IR: Externally they are different. The controls are mirror-imaged, the front panel displays are different and the heatsinks are different. But internally we use exactly the same components—the same resistors, the same capacitors, the same PCBs… in other words, electronically-speaking, they’re identical.

 GB: You’re one of the few manufacturers that can claim to make every component required to turn a compact disc into sound: the CD player, the DAC, the amplifiers and the speakers, as well as interconnects and speaker cables. Is this likely to change?

IR: Yep. We still have CD players available but we hardly ever sell one—it’s an old format now. So when stock runs out, that will be it. The DAC is a different problem. Cirrus Logic discontinued the IC I was using and I don’t think the replacement sounds as good as the original, even though it’s supposedly functionally identical.

 GB: But you’ll continue with the speaker cables?

IR: Yes, as loudspeaker impedances become ever-lower, using high quality, low-resistance speaker cable becomes ever-more important. If you have a speaker whose impedance drops to 2Ω and your speaker cable has a resistance of 1Ω—which is a typical figure for a 10-foot length of speaker cable—the cable will be absorbing a third of the power of the amplifier and the damping factor will only be 2, even if the amplifier’s impedance is infinitely low. Our Expressive Line speaker cable costs only $30 a metre, yet it has ten square mils of copper and a resistance of less than 0.0039Ω per metre!

 GB: You recently renamed all your Signature Series (ENR) models using words I find hard to pronounce, hard to remember, and even harder to spell, so I just have to ask that elephant-in-the-room question: Why?

Lindy Gerber: We decided to streamline our ENR range to consist of only three integrated amps and two monoblocs, instead of ten. Because all of them have front panels that are made of Australian Red Gum—which is a species of Eucalyptus—we chose to name the models after the botanical names for other species of Eucalyptus: Stellulata, Aquilina, Articulata, Splendens, Magnificata and so on. Even the name of the series itself—Amplifolia—is a Eucalypt species. Given the first three letters of that word we thought it was a particularly clever choice of name for the series!

 GB: I was told that your newest and most powerful amplifier, the Magnificata, impressed the hell out of the members of the Melbourne Audio Club when you demonstrated it to them.

IR: I really went all-out on the design of the Magnificata. I wanted to make a top-end flagship model that would cut the mustard no matter how large the room, or how difficult the speaker load, so I built it so that it will drive any load down to as low as a single ohm and deliver 900 watt per channel at the same time. It’s totally dual-mono, using twelve double-die 250-watt MOSFETs and has 100,000 microfarads of capacitance each side, along with dual 1kVA toroidal transformers. The energy storage is massive… close to 70 volts… in fact it’s so massive that I’ve had to put a relay in the speaker line… something I was initially loathe to do. And of course it has multiple sine-wave heatsinks.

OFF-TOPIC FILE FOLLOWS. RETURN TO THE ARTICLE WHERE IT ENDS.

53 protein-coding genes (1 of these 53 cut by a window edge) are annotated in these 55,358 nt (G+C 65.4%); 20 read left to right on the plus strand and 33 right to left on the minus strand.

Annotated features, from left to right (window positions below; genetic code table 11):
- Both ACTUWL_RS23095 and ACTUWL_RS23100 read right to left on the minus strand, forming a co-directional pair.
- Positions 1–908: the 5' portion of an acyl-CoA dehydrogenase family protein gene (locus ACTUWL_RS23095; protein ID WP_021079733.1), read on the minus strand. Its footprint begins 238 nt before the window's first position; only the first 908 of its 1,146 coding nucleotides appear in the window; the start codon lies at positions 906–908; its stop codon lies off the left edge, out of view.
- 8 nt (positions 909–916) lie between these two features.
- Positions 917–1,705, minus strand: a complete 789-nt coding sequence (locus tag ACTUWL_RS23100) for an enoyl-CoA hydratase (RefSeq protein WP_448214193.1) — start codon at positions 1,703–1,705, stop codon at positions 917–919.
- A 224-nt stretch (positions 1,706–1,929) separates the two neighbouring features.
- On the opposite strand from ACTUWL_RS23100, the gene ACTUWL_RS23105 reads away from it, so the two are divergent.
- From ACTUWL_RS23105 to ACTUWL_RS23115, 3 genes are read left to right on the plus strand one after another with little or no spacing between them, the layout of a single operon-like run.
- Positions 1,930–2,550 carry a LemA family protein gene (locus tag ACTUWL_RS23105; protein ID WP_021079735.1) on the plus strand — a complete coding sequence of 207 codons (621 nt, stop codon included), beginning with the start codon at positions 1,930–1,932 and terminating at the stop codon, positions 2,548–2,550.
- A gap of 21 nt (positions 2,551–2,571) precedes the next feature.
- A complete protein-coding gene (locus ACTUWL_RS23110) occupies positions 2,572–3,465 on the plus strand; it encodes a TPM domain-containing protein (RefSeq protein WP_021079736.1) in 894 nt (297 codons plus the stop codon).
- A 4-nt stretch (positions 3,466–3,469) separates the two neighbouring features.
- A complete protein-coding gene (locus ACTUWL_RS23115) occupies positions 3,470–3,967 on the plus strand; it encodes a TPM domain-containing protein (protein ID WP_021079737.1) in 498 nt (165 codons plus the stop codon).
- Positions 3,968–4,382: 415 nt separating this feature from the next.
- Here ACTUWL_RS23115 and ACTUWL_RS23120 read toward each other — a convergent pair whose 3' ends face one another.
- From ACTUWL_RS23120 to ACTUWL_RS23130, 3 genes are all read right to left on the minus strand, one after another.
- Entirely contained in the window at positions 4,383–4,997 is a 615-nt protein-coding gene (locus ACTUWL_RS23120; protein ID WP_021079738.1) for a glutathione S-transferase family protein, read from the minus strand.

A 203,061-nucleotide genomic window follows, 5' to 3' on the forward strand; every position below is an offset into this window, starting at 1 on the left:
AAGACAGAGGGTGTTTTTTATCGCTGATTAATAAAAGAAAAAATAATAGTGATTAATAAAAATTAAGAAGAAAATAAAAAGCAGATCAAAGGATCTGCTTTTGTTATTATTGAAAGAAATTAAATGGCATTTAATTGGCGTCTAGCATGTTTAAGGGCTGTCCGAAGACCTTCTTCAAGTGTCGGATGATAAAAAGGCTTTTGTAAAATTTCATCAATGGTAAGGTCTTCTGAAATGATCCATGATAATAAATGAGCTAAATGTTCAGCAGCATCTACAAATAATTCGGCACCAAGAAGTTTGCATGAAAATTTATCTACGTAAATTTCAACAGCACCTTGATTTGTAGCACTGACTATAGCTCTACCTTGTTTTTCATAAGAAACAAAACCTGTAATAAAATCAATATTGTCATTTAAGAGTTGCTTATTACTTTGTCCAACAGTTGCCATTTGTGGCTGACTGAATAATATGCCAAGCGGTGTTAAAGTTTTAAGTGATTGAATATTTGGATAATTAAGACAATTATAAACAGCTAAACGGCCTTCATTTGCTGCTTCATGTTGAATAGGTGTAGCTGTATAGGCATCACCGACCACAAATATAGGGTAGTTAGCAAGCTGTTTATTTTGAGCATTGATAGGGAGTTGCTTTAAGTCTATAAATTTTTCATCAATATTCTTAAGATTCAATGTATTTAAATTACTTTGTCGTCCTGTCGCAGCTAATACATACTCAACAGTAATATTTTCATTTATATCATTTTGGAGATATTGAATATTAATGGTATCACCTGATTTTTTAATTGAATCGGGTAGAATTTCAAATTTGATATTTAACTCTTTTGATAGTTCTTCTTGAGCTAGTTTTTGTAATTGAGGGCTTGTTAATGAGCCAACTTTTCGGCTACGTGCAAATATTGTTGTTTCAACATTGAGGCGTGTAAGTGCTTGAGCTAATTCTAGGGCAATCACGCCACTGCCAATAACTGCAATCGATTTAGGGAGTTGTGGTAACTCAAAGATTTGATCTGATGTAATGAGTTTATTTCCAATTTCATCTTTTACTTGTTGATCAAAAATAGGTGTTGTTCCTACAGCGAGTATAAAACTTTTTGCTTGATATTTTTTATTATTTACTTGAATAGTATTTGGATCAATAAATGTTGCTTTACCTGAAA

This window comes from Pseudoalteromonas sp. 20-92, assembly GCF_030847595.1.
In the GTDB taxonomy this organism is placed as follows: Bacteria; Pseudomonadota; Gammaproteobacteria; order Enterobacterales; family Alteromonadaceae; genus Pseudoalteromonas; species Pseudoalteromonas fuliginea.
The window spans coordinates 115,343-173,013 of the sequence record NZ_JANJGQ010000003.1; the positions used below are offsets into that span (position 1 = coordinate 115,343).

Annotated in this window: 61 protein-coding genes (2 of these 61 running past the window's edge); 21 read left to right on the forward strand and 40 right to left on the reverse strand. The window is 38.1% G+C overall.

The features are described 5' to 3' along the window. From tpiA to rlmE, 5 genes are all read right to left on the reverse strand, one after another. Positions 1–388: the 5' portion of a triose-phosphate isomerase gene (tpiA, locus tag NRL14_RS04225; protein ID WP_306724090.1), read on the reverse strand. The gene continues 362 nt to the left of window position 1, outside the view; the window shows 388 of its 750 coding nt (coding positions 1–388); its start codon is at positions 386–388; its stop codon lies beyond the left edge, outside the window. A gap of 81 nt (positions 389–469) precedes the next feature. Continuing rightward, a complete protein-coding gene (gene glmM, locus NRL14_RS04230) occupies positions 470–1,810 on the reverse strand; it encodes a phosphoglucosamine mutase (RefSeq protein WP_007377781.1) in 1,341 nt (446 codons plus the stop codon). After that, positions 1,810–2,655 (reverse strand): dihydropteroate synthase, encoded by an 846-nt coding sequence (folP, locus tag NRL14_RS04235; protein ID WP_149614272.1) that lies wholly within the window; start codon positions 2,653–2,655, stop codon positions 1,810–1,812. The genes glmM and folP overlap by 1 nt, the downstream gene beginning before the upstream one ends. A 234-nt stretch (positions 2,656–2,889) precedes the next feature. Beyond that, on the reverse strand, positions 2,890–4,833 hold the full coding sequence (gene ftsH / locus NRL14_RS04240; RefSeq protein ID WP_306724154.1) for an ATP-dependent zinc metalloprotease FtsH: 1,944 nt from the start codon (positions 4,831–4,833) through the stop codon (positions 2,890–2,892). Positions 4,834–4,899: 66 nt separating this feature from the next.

GB: Yet it still comes with that little card-like remote control you’ve supplied with all your products for many years now…

IR: Actually, I’ve just spent a sh… well… a lot of money on a new remote control app that works on almost all Android phones and will control all our products, including the Magnificata. The app went live in August and is a free download.

 GB: So the Magnificata still comes with the old remote then?

IR: Look, when we first decided to implement remote control on our amps, desktop-sized learning remotes were all the rage, so I thought there would be no point in us providing a really nice remote, because everyone would just code up their learning remote after which they’d put ours away in a drawer and never use it again. So I decided that since I was essentially only providing a code-carrier, I’d use a really simple remote and I have, quite literally, thousands of them in stock. So even though the Magnificata comes with that remote, I’d recommend you instead use the app to control it, not least because it’s a really fabulous app… you should really try it out!

 GB: I’m really pleased to see that despite all the changes, you’re continuing with that key in the front panel on the Amplifolia range, even though it no longer turns the amplifiers on and off. What was the original reason for that key anyway?

IR: I chose it for several reasons, but the one I liked the most was that using a keyed power switch gave me the opportunity to thumb my nose at the Australian Tax Office. At the time, Australia was one of the most difficult places in the world for local manufacturers to be competitive, because the government imposed a 32 per cent sales tax on almost everything, including 240V power switches. I discovered that because this particular keyed switch was intended for security applications, using it meant that I didn’t have to pay sales tax. So I did! # Interview by Greg Borrowman

This article original appeared in Australian Hi-Fi Magazine, Nov/Dec 2015 (Volume 46 No 6) and is reprinted here with permission.